Despite increased pleas and restrictions for people to stay home over the past two weeks, Santa Clara County’s case rate and hospitalizations are even worse after the first two days of Thanksgiving weekend.
As of Nov. 28, health officials tallied 760 new COVID-19 cases within 24 hours, a new record for the county. Hospitals have admitted 239 patients for COVID-19, 71 of whom are in intensive care, prompting a score of new restrictions on business and travel.
“We are in the midst of a severe surge. I want you to know that we don’t take these measures lightly. These are extraordinarily painful and difficult decisions,” said County Health Officer Dr. Sara Cody. “But it is a matter of life and death, and we must slow this train or it will derail.”
Cody added the county now has the highest case rate in the Bay Area. As of Nov. 28, Santa Clara County had 33,732 COVID-19 cases and 476 deaths.
By Nov. 30, nonessential retail must limit its capacity to 10% under the new guidelines, while grocery stores and pharmacies can maintain a 25% capacity.
But all stores must establish a metering system to monitor the number of people going in and out of an establishment. To do this, an employee can stand at the entrance of a business and count how many people enter and leave to ensure capacity is not exceeded.
Small business owners said the increased capacity limitations would be a blow to employees, especially because stores would have to limit staff in order to reduce capacity.
“We were pretty spread out. Twenty (percent) was pretty comfortable. Ten (percent), because we’re a fairly busy store, is going to be hard,” said Eric Johnson, owner of Recycle Bookstore in San Jose and Campbell. “Some people are going to lose hours because we can’t have too many people working. That affects how many hours you can actually pay.”
But Johnson said he understood the need for more restrictions and that it was better than a total closure.
Scott Knies, executive director of the San Jose Downtown Association, was worried that small businesses would not be able to keep up with the county’s new directives.
“Businesses have been whipsawed by the constantly changing protocols,” said Knies. “If we are headed back to March restrictions, where’s the financial support to help keep the small businesses alive who’ve kept at it these past eight months?”
Close-contact professional, collegiate and youth sports in the county must temporarily cease under the new guidelines, which includes teams such as the San Francisco 49ers and programs at San Jose State such as football, men’s basketball and women’s basketball.
Lawrence Fan, a spokesperson for San Jose State Football, told San José Spotlight that county officials informed the university that the cancellation of sports would last until Dec. 21 at least.
Fan said the football team was on its way back to San Jose from Boise, Idaho after their game against Boise State was abruptly canceled.
“The morning started with learning today’s football game would be declared a no contest,” Fan said. “In flight, in effect, the county made its announcement that there’ll be a three week period with a new directive.”
The county and university officials will meet tomorrow to discuss the restrictions, Fan said. He did not comment on whether or not SJSU would move the football team to train in another county, as it did at Humboldt State University in October.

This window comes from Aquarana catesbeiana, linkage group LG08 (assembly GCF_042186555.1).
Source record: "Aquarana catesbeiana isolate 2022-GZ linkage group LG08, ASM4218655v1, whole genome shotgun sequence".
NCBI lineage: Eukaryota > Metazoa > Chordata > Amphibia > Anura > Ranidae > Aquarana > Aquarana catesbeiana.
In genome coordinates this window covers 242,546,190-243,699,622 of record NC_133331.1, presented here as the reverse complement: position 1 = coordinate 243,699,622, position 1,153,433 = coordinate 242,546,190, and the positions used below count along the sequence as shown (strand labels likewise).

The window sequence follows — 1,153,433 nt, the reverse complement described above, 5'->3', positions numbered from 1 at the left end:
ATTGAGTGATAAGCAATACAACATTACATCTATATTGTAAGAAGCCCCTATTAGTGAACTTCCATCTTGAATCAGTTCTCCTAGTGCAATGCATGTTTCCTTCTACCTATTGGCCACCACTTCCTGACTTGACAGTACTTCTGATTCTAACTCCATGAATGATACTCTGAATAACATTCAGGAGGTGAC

People can continue doing outdoor activities and sports that do not entail close contact. Outdoor gatherings protected under the First Amendment, such as church services and protests, of up to 100 people are permitted in the county, said County Counsel James Williams.
Card rooms must close, while hotels and other lodging facilities can only accommodate people quarantining or staying for essential travel.
The county also imposed new travel restrictions, requiring people returning to Santa Clara County from areas more than 150 miles away to quarantine for 14 days, but it is unclear how it will be enforced.
Businesses that usually rely on foot traffic fear that revenue might be hampered. Jerry Wang, owner of Celsius Ice Cream in Milpitas and Paper Moon Cafe in downtown San Jose, fears less foot traffic will hurt his bottom line.
“We are adjusting the store hours for winter since the sun sets earlier,” Wang said. “We are also down to our bare operational team and everyone is exhausted and tired.”
Wang believes the new restrictions are important and has implored customers to get tested and follow social distancing guidelines.
“Shutting down is important, yes,” Wang said. “The hospitals and frontline workers are maxed out. But we are looking for leadership at the federal level.”
Health care workers traveling into the county to provide essential services are exempt from these travel restrictions.
“Our hope is that these additional measures will bring down the rate of growth so that our hospitals won’t be overwhelmed,” Williams said.
Dr. Clifford Wang, chair of the medicine department at Valley Medical Center, said hospital staff is bracing for a surge in COVID-19 and flu cases.
“Our staff physicians and nurses are working around-the-clock, working extra shifts to take care of all the patients,” Wang said. “It’s a stressful time, but we know we’re heading into possibly the toughest time of the pandemic because we’re getting hit by both COVID and non-COVID cases.”
Health officials urged people to follow the new restrictions so hospitals are not overburdened.
“This pandemic is like a high-speed train,” Cody said. “And our projections tell us that we are on target to derail by the third week of December if we don’t apply brakes right now with all our collective might.”